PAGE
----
Combine all of this with a 2.25-inch dual exhaust system and a 3.23 rear-axle ratio, and you should notice a healthy performance boost from your Grand Prix. And if you remember to keep the revs under about 4,500 rpm, your 301 should provide many more miles of reliable performance.
'70 GTO Axle-Bearing WoesI'm trying to replace the rear axle bearings on my '70 GTO and have hit a dead end. I tried GM dealers, bearing warehouses, auto-parts stores, and none have listings for my bearing size. The rear is a 10-bolt and I'm sure it's original.
I bought the car in 1976 with 52,000 miles on it. The bearing measures 1.378-inches id, 2.558-inches od and 0.670-inch-wide od, 0.765-inch-wide id. The outer race is narrower than the inner race. This is a single-piece, nontappered roller bearing. The bearing isn't RW-507-CR or set No. 9, which is what everyone tries to sell me. I hope you can help me on this.John T.Spokane, WA
Quint Stires responds:In 1970, Pontiac was transitioning over to other designs of rear bearings and guts. The great thing is that you know what you're looking for and you have the dimensions. I'm impressed. So often, I speak with GTO owners who don't know what they have and think everything is in a book or manual as if it's a dictionary and part numbers are as easy to find as windshield wipers.
To find your bearings, I called Shannon LaFave from Ames Performance (www.amesperf.com), and he knew exactly what you needed and explained in length about the mid-year change. Feel free to call him at the number in the company's ad or any one of the Pontiac specialists advertising in this issue. For whatever it's worth, often parts stores have great information but don't always have the most up-to-date or change-over information. It's the companies who specialize in your car or its issues that know the best way to solve the problem at hand.
Oil-Pressure GaugeWhere is the best place to hook a mechanical gauge for oil pressure? I have a '74 455. Bret SnyderVia Internet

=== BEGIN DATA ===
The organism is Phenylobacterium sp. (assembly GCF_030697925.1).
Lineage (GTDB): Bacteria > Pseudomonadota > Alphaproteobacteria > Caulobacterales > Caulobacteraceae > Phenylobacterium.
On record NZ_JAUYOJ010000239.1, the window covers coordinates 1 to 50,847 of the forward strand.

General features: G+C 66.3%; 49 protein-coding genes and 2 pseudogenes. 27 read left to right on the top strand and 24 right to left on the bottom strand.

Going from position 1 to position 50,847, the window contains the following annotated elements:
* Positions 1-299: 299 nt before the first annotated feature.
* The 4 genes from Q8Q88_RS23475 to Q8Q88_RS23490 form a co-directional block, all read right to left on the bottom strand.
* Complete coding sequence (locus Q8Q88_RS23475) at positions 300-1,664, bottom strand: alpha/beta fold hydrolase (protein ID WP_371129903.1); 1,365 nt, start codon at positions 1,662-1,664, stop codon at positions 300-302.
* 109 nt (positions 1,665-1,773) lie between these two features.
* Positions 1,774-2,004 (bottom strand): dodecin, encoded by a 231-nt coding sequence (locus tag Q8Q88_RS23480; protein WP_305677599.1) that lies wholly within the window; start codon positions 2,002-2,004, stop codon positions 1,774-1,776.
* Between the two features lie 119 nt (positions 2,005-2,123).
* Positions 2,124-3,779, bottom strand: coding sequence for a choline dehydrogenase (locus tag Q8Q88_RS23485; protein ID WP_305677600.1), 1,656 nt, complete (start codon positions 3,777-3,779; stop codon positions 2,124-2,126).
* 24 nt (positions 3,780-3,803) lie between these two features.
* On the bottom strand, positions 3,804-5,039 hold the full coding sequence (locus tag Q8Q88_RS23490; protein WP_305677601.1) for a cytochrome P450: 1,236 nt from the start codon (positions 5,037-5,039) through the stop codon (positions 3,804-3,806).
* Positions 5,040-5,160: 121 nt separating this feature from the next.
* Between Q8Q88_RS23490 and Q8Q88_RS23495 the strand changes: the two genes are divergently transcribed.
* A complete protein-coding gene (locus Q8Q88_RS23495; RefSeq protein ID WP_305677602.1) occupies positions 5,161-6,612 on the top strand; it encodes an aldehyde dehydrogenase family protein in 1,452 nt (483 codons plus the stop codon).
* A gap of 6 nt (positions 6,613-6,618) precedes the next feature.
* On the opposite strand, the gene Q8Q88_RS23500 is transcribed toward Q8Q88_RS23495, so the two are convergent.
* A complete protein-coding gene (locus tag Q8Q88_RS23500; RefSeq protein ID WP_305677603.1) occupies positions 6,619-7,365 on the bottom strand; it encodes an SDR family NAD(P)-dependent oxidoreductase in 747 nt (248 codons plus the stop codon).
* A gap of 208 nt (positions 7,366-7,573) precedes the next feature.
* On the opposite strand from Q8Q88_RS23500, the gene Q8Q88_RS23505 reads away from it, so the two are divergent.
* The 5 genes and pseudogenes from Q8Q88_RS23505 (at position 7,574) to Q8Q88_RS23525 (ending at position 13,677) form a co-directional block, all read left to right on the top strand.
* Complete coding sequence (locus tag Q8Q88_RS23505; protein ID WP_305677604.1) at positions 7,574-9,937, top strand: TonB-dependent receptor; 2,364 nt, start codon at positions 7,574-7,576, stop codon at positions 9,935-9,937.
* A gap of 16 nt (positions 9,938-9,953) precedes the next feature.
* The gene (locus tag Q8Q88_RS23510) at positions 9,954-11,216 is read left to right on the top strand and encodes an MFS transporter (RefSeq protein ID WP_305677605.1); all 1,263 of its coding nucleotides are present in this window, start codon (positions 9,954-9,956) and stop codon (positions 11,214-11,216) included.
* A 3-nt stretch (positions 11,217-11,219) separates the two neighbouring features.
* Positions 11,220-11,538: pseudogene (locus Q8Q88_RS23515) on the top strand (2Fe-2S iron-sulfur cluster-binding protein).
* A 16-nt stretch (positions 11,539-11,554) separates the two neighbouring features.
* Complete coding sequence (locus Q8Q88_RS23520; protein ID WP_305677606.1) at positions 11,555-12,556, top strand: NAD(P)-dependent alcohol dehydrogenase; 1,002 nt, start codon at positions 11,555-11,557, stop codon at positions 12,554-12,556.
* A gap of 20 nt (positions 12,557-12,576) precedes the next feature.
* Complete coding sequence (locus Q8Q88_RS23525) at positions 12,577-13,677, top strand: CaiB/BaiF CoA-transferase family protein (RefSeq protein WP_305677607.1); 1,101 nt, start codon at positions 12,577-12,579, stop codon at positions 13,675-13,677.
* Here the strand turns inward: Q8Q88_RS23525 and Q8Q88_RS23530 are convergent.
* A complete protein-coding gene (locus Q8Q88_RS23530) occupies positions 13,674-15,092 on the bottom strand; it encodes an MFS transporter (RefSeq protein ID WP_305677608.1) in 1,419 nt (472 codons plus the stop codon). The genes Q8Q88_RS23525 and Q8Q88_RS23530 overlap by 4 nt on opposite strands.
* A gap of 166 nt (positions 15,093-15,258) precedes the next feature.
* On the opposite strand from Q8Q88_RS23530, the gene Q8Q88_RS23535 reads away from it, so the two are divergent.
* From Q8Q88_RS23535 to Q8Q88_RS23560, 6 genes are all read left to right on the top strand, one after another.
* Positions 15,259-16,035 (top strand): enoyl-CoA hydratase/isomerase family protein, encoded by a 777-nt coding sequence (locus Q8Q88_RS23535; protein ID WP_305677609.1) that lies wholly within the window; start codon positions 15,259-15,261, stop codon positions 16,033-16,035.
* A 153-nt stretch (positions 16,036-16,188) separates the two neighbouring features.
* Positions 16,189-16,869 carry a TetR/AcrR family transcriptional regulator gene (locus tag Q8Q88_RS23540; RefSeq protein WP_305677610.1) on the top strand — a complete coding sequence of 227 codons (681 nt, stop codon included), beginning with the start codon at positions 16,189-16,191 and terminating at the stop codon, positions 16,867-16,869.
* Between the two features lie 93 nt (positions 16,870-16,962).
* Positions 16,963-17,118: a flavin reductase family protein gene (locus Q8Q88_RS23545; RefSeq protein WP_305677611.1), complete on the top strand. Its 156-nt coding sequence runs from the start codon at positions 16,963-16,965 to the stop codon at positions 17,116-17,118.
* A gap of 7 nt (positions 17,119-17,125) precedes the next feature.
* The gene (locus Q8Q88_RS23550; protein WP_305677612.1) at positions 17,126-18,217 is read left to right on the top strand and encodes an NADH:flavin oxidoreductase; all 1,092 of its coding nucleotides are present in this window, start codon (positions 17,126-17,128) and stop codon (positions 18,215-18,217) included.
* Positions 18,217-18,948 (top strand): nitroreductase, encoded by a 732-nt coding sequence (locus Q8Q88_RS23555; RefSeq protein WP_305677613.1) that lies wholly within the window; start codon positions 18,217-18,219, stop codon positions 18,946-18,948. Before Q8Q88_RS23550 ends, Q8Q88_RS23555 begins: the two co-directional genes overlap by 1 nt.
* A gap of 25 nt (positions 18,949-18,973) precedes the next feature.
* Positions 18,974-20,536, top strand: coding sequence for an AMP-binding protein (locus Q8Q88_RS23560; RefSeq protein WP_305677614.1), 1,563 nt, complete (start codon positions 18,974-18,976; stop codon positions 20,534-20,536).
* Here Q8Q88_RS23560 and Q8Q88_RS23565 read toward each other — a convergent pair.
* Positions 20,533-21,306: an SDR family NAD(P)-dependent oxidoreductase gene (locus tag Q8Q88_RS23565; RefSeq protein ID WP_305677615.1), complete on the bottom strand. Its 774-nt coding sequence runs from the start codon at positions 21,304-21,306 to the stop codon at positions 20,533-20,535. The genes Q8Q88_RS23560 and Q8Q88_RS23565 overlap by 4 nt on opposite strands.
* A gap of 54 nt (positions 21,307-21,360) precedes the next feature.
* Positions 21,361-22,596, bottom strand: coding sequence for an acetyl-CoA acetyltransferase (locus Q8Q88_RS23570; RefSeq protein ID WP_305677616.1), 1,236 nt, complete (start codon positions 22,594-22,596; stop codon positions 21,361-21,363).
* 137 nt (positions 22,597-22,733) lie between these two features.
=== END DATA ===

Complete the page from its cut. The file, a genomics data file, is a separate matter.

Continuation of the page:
Rocky Rotella responds:Bret, it seems the most common location to plumb a mechanical oil-pressure gauge into a Pontiac V-8 is near the distributor hole on the driver side of the block. There you will find a 31/48-inch-diameter pipe plug with a recessed 51/416-inch square opening. The plug covers a direct path used during initial machining to bore an internal oil passageway that was subsequently tapped and sealed off during production. Because of this and its close proximity to the instrument panel, it makes an ideal location for accurately retrieving an oil-pressure reading.
The pipe plug is commonly removed during engine rebuilds to access the internal oil passageways for cleaning and is typically replaced with a new unit. If your 455ci has been rebuilt in the past, the plug may come out easily. If the engine hasn't, you might find the original plug very tough to break free, possibly rounding out during the attempt. To prevent this, I suggest heating the plug for a short time before hand, it typically makes removal much easier. This assumes, however, that your engine isn't in a vehicle and you can fully access the plug.
If your engine is installed and you don't have plans on removing it, an alternative source for an accurate reading may be the oil-filter adapter. Simply remove the existing electric oil-pressure sending unit, and connect the mechanical gauge's hardware. A drawback to this location, however, is the lengthy distance required to plumb the gauge into the passenger compartment. If going this route, be sure to securely route the gauge's oil line away from the entire exhaust system to prevent burning the line and causing an oil leak.